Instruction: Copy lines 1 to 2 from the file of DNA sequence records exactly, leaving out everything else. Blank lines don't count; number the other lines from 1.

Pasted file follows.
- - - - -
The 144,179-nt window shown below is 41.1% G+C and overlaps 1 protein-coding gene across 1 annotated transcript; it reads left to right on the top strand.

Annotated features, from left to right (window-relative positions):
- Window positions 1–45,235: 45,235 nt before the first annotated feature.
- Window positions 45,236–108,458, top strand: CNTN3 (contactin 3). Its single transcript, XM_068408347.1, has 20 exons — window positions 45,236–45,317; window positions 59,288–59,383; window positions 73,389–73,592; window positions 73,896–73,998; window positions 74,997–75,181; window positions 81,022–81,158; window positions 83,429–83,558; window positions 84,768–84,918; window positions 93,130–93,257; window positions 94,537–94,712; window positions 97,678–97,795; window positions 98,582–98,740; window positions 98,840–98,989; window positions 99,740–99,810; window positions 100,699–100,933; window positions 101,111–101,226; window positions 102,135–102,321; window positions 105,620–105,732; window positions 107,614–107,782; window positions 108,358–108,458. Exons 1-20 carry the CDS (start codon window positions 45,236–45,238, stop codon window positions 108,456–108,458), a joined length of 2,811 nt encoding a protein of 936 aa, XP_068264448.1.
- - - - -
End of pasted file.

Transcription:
The 144,179-nt window shown below is 41.1% G+C and overlaps 1 protein-coding gene across 1 annotated transcript; it reads left to right on the top strand.

Annotated features, from left to right (window-relative positions):